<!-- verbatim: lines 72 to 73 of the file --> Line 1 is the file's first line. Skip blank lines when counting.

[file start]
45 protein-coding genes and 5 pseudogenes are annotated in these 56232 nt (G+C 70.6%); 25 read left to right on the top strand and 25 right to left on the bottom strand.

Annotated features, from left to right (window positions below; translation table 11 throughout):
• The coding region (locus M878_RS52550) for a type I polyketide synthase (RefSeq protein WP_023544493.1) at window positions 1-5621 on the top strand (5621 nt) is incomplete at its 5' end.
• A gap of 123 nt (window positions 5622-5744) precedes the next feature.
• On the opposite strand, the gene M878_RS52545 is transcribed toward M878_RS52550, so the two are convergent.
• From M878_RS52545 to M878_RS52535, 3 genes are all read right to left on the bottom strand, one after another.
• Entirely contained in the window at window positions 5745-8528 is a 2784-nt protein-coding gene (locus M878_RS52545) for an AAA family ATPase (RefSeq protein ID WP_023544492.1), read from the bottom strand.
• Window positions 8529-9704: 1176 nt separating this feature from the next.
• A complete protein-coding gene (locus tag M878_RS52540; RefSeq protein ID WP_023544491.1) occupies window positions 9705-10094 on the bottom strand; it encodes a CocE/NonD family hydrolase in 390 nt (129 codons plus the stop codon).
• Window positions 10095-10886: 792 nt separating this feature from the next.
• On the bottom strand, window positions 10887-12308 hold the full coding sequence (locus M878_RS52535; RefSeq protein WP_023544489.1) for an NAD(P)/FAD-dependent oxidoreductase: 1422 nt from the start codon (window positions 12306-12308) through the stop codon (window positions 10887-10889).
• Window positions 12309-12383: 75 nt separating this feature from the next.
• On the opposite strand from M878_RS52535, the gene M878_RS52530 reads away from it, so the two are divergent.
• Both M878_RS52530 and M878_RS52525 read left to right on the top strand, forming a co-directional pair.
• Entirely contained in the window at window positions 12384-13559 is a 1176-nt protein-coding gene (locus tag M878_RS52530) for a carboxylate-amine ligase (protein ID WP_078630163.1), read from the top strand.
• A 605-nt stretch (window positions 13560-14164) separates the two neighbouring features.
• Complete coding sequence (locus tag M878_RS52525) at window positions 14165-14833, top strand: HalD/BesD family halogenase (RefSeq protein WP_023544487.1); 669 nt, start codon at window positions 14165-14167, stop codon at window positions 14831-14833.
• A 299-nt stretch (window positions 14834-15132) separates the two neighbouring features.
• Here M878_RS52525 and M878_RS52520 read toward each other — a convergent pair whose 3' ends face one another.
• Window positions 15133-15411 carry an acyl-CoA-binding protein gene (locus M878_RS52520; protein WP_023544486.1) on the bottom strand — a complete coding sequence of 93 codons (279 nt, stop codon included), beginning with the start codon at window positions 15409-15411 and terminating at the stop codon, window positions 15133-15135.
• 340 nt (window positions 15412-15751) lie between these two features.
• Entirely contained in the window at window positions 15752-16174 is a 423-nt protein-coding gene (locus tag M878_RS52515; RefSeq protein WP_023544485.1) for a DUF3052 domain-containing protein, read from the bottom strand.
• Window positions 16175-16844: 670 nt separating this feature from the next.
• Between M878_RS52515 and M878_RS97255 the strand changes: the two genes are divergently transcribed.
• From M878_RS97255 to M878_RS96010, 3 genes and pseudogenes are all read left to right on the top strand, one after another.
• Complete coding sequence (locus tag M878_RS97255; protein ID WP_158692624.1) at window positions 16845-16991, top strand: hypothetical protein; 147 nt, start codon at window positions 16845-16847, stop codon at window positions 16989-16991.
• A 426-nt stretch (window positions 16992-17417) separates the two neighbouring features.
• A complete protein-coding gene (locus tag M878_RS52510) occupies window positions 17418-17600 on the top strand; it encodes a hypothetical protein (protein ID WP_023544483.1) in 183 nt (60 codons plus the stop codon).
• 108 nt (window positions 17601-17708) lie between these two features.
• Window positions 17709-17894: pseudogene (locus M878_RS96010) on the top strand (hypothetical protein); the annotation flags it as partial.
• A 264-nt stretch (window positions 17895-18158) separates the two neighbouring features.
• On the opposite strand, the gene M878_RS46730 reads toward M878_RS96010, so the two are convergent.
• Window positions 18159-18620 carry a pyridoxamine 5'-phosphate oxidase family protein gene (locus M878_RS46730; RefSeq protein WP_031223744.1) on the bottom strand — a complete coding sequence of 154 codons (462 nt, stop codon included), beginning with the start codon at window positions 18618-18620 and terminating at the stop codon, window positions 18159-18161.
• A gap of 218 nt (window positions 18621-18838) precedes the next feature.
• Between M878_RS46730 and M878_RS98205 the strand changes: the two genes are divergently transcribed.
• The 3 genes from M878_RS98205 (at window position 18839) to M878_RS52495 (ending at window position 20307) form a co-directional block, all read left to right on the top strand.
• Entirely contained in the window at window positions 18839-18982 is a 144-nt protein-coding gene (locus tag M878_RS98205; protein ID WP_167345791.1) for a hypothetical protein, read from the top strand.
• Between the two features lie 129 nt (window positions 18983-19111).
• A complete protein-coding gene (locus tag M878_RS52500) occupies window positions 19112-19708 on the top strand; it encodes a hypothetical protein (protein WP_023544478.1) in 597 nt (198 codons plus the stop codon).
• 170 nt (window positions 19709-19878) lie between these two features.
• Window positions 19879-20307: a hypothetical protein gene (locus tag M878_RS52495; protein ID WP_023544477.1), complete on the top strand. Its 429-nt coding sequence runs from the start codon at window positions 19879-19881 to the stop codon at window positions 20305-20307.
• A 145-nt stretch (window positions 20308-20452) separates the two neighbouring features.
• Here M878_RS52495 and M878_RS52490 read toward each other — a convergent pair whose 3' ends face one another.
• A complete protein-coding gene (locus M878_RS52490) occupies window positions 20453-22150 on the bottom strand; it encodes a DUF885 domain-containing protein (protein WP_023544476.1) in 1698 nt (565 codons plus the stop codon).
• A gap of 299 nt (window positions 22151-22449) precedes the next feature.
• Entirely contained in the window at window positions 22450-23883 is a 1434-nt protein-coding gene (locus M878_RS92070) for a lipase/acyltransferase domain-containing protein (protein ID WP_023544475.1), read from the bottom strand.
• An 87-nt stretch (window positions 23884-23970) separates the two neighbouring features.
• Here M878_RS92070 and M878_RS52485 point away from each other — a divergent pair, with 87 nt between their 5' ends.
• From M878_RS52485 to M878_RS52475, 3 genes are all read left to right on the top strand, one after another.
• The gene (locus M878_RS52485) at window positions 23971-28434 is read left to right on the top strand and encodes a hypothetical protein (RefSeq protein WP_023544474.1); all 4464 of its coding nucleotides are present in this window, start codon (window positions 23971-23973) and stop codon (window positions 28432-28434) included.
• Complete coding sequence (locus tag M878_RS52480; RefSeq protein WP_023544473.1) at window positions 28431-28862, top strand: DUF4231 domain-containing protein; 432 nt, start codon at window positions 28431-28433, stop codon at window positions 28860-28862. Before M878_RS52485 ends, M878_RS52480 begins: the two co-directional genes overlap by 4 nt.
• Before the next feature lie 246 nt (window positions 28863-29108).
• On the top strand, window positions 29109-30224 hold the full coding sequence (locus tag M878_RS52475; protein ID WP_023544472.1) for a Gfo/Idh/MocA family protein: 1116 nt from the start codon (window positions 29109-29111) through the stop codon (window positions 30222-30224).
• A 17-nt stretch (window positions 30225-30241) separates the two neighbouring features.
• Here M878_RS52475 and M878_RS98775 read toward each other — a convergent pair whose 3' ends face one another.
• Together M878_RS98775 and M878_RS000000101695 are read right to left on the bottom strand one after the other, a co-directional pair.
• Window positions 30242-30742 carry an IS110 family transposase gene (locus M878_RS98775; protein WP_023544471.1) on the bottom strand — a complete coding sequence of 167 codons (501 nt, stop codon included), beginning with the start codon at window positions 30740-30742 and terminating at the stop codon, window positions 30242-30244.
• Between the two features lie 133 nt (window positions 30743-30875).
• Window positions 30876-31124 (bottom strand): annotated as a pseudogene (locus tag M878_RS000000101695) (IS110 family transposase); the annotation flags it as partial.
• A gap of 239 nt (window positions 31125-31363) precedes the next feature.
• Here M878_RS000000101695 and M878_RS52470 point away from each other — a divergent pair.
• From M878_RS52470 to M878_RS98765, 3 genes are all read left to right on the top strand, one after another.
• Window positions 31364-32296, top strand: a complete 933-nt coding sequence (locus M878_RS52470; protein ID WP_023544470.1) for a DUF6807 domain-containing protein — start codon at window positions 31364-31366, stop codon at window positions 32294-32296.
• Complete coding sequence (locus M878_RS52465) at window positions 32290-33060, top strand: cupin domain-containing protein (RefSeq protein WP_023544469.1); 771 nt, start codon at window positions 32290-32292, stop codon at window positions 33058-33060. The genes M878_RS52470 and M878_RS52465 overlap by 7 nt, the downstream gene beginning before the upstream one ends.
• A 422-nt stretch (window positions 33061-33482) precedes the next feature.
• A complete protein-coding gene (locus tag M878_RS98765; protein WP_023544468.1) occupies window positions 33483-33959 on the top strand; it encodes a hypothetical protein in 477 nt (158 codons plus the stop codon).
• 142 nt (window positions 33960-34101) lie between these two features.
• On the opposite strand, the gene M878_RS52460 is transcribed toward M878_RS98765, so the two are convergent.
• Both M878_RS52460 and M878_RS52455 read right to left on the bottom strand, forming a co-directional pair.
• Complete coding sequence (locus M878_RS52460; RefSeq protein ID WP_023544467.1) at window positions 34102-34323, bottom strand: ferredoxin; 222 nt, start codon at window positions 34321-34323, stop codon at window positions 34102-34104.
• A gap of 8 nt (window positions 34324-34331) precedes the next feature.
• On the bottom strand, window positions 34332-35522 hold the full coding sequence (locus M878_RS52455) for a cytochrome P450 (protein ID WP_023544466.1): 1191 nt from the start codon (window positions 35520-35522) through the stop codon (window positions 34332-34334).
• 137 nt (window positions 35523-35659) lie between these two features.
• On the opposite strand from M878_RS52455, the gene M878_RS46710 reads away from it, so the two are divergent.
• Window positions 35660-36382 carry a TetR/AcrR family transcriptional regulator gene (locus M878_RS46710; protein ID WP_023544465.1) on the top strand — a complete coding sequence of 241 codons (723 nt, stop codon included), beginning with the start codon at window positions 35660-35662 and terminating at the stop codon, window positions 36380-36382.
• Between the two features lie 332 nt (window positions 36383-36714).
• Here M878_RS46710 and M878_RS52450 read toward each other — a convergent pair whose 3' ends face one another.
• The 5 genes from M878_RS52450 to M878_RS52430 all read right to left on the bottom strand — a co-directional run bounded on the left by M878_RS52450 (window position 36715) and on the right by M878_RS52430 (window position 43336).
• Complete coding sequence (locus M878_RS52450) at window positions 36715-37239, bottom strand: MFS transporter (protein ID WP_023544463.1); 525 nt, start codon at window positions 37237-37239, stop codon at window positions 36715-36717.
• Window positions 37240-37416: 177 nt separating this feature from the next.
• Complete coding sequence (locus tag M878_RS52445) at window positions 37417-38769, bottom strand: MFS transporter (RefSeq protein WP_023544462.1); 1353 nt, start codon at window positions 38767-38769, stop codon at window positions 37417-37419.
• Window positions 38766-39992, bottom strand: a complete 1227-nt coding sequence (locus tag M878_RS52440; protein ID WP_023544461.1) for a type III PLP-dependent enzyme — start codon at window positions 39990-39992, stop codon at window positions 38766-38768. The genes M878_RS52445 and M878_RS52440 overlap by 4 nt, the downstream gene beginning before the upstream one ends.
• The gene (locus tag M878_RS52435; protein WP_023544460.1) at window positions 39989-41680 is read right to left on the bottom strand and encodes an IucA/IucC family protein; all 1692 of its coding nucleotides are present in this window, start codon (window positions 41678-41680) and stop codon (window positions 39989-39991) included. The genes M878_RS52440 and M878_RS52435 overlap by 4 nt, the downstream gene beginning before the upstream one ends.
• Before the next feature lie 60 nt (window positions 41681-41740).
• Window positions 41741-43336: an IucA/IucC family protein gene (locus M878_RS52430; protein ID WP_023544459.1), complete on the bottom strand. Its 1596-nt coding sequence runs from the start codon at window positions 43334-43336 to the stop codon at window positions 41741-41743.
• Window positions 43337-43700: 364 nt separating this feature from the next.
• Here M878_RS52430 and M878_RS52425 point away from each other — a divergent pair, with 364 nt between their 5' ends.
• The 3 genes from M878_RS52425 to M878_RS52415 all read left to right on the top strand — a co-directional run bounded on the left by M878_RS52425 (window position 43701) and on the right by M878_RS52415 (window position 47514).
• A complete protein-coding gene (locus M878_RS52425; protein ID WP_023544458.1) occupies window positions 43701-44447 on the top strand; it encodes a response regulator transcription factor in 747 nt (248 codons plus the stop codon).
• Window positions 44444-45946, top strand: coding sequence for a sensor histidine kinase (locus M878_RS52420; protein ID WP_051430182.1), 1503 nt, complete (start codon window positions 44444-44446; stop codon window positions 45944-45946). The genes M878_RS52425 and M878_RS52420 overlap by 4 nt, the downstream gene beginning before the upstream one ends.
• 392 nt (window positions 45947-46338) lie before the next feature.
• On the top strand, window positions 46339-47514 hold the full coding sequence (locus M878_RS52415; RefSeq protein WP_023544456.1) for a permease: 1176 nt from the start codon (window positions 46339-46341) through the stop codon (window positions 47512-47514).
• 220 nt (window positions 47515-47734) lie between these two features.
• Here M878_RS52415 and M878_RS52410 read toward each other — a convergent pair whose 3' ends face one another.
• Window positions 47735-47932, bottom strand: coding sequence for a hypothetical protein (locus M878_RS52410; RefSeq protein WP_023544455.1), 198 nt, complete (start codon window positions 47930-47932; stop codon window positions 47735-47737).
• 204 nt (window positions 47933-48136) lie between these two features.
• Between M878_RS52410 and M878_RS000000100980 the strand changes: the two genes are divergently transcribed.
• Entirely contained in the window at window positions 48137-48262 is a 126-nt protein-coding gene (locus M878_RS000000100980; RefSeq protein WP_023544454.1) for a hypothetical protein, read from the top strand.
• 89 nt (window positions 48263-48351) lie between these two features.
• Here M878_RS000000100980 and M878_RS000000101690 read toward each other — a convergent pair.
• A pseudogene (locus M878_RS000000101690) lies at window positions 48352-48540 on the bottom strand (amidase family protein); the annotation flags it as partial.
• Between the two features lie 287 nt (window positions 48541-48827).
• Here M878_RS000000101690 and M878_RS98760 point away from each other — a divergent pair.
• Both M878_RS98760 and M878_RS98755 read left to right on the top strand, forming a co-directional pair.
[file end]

• On the bottom strand, window positions 34332-35522 hold the full coding sequence (locus M878_RS52455) for a cytochrome P450 (protein ID WP_023544466.1): 1191 nt from the start codon (window positions 35520-35522) through the stop codon (window positions 34332-34334).
• 137 nt (window positions 35523-35659) lie between these two features.